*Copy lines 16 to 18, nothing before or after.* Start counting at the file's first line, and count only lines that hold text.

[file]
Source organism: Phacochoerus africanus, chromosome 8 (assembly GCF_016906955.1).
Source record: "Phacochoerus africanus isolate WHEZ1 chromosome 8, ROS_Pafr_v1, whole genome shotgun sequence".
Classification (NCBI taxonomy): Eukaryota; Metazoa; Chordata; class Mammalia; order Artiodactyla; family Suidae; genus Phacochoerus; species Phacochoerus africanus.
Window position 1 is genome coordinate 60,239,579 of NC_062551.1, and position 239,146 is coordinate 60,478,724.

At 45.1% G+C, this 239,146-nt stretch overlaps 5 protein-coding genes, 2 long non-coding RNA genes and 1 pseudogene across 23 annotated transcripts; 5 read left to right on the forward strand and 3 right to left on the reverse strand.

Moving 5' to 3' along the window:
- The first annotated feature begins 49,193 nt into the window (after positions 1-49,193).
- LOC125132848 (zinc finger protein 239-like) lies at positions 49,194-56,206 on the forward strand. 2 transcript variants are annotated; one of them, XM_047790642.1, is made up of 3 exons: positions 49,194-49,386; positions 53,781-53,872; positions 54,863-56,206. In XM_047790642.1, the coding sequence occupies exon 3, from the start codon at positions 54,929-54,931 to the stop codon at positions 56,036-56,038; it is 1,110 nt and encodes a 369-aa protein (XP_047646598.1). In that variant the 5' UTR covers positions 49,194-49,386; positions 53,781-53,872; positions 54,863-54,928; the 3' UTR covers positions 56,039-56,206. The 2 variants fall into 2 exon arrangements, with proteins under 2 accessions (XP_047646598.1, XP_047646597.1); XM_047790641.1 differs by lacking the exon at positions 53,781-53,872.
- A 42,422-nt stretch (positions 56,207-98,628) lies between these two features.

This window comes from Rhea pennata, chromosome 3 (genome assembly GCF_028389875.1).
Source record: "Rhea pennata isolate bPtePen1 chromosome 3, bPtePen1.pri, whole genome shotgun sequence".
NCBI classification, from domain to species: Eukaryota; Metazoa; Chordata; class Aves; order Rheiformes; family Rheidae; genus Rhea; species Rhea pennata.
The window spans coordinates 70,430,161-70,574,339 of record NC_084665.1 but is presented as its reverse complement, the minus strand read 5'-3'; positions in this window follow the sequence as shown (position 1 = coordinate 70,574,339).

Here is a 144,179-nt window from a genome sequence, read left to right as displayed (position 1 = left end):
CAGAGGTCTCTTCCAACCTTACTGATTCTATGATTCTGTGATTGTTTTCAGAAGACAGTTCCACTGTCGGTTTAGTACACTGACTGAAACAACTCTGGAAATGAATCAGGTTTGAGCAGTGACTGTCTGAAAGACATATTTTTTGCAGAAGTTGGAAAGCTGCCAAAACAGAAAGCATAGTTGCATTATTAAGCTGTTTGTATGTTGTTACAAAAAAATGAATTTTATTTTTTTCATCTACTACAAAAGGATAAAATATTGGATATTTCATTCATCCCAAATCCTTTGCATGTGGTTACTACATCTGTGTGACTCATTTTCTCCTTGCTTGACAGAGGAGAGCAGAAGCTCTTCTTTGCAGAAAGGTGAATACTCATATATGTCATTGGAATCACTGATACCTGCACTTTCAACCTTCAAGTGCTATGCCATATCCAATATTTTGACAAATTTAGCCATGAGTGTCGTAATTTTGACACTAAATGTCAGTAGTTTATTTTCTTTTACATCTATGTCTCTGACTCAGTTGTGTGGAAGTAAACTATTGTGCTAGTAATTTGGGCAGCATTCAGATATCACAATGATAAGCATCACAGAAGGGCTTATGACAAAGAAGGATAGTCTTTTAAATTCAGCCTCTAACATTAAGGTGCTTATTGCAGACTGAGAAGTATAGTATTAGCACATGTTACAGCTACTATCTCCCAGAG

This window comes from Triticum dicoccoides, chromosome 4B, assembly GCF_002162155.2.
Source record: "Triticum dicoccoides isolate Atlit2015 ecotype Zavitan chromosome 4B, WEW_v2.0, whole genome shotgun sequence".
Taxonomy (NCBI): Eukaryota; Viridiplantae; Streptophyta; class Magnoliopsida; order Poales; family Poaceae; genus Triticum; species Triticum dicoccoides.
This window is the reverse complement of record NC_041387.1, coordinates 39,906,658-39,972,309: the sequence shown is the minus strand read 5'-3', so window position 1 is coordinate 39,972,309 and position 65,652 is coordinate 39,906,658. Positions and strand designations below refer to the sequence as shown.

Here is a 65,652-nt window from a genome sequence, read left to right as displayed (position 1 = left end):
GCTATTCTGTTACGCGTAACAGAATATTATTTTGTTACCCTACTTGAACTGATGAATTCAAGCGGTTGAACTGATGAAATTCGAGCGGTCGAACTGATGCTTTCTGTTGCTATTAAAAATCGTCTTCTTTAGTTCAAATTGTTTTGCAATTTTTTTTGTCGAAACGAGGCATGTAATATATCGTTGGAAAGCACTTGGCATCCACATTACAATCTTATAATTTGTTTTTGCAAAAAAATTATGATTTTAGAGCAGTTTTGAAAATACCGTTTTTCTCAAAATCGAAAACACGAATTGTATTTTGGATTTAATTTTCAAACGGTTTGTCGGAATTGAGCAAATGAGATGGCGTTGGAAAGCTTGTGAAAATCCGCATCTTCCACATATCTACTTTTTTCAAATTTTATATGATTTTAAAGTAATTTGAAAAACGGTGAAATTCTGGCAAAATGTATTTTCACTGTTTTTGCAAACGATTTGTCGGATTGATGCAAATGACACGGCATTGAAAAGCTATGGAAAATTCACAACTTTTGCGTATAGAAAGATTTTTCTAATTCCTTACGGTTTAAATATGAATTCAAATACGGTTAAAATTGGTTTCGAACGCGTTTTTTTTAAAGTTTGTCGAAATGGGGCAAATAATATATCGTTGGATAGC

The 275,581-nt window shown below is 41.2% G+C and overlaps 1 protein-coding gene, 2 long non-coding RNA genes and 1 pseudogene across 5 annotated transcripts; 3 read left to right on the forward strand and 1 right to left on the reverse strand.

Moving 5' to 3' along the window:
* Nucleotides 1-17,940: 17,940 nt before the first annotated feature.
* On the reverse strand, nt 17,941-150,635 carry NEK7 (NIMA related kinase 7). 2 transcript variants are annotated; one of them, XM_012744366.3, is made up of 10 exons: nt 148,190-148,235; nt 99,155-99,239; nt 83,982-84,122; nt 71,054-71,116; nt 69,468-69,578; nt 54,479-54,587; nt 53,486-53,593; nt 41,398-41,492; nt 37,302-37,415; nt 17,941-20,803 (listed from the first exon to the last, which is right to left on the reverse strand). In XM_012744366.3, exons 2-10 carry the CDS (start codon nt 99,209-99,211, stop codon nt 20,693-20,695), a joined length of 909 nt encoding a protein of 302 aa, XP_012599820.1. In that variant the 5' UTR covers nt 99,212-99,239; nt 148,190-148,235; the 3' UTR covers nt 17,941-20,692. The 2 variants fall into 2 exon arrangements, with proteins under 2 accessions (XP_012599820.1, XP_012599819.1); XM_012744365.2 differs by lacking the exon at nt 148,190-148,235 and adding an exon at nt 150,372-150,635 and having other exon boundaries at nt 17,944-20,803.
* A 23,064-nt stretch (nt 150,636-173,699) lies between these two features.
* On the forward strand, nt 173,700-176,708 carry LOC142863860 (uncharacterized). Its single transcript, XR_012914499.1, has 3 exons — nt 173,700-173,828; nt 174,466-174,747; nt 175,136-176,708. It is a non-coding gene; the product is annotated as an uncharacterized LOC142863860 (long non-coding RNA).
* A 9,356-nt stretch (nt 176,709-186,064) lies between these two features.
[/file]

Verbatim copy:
This window comes from Triticum dicoccoides, chromosome 4B, assembly GCF_002162155.2.
Source record: "Triticum dicoccoides isolate Atlit2015 ecotype Zavitan chromosome 4B, WEW_v2.0, whole genome shotgun sequence".
Taxonomy (NCBI): Eukaryota; Viridiplantae; Streptophyta; class Magnoliopsida; order Poales; family Poaceae; genus Triticum; species Triticum dicoccoides.